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Anticoagulants: A medication series update

CPD Hours



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Critical care and emergency nursing


Anticoagulant medicines are used widely in clinical practice for both prophylaxis and acute treatment of thrombosis. They act through targeting a number of different proteins that either reduce or prevent clot formation.

They are high risk medicines that have a narrow therapeutic index and over or under anticoagulation can result in significant adverse patient outcomes.[1]

The safe and effective use of any anticoagulant medicine requires careful patient selection and vigilant clinical monitoring to minimise the risk of thrombosis as well as balance the risk of adverse bleeding.[2]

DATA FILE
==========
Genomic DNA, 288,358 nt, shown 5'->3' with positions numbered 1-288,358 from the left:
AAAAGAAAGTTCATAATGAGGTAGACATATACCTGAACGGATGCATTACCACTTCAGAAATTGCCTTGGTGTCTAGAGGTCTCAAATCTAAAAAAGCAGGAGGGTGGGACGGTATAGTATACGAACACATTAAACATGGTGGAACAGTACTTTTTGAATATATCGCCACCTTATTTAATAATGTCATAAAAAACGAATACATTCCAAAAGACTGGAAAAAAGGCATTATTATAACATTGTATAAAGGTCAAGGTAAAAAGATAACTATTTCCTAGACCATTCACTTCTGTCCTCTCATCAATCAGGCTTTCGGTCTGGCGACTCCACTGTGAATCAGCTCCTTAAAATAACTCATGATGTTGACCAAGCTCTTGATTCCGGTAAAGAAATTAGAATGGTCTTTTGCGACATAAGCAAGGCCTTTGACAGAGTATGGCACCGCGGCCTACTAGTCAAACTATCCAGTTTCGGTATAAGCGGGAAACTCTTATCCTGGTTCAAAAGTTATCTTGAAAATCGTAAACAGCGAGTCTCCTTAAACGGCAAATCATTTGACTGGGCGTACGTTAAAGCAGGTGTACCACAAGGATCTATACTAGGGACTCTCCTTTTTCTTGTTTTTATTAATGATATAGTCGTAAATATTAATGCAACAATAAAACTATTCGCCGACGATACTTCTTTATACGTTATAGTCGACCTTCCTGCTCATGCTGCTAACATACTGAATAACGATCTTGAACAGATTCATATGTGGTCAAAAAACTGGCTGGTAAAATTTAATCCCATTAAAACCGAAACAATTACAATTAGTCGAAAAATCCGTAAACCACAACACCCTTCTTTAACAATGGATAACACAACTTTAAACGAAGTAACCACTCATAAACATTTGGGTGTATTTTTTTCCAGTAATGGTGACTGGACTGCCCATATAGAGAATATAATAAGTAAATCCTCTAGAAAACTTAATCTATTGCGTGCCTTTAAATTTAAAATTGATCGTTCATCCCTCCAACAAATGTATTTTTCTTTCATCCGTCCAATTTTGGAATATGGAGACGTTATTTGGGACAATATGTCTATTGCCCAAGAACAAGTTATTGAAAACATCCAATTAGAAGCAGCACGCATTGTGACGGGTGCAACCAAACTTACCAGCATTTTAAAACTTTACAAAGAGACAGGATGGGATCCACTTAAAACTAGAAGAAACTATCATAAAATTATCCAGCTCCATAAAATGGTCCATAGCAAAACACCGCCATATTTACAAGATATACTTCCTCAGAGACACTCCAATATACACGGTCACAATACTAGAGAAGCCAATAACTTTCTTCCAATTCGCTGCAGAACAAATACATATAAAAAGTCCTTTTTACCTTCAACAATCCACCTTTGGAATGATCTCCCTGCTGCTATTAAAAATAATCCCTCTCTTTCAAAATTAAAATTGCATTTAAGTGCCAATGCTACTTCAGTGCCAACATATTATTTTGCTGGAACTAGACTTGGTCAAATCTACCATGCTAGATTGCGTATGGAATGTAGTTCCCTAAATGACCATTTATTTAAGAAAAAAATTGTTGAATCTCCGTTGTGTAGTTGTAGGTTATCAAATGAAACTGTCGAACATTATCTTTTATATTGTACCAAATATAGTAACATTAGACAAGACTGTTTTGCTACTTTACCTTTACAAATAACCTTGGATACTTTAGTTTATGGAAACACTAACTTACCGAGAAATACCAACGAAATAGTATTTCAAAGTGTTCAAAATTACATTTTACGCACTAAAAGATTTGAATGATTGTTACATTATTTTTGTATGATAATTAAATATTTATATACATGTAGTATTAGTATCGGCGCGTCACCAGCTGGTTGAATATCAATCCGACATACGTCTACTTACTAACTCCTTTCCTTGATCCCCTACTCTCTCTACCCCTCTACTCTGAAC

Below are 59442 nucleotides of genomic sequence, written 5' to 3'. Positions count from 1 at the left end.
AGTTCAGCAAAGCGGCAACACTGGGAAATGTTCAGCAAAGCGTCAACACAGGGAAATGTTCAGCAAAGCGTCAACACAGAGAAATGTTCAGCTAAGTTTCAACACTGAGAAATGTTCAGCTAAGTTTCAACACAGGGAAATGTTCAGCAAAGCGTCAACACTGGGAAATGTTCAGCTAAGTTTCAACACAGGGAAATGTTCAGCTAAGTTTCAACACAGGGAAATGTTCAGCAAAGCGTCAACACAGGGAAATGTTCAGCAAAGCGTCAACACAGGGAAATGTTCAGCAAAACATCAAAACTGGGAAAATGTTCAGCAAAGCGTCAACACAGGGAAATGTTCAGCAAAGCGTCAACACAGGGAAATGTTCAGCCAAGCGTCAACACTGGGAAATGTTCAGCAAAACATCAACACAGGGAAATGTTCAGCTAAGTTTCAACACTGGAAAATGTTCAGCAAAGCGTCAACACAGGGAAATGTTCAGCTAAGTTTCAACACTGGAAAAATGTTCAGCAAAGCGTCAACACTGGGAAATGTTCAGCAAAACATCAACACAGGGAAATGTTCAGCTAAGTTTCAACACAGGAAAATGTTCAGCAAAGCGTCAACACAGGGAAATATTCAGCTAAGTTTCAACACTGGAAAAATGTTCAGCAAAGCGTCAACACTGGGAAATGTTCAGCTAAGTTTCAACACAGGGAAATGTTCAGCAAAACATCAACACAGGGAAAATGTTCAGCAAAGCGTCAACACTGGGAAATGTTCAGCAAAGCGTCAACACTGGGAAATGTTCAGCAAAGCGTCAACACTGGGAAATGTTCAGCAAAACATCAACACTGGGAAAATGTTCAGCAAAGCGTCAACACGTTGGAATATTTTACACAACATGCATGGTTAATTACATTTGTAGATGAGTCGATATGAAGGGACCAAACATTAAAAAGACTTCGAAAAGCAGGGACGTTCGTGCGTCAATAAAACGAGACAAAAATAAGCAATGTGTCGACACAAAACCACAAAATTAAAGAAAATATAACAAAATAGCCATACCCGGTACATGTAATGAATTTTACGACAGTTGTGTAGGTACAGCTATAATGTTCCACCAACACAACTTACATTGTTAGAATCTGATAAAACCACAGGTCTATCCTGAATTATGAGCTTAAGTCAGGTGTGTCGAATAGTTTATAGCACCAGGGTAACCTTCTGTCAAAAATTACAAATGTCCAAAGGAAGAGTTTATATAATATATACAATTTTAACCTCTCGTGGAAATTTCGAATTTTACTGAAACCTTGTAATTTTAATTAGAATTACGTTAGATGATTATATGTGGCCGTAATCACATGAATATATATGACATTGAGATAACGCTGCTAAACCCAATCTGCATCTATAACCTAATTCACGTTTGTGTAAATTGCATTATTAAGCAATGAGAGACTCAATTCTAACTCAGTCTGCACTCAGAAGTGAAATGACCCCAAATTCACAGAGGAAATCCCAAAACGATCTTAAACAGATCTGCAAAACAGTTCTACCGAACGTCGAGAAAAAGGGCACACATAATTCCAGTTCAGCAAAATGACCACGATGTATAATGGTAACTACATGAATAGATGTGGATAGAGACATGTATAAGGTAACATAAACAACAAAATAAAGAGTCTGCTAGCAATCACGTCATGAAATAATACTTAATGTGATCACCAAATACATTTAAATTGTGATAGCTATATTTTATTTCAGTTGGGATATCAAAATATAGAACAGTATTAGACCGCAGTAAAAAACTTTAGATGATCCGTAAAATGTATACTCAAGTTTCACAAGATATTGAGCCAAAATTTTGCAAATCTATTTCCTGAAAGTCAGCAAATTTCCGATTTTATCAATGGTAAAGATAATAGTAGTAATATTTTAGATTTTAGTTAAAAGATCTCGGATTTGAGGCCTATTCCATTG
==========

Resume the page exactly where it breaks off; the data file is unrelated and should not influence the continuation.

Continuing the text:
This module will outline how you can ensure the safe use of anticoagulant medicines at every transition of patient care.[2]

This module relates to the following Australian National Safety and Quality Health Service (NSQHS) Standards:

  • Standard Four: Medication Safety
  • Standard Six: Communicating for Safety

Learning Objective

At the end of this module participants will be able to:

  • Recognise the anticoagulant medicines available in Australia by generic and trade name.
  • Understand the function of anticoagulant medicines in clot formation.
  • Perform appropriate monitoring for patients based on evaluation of their individual situation.
  • Identify and manage risks associated with anticoagulation therapy.
  • Understand the importance of clinical handover regarding anticoagulants whenever there is a transfer or change in care to maximise patient safety.

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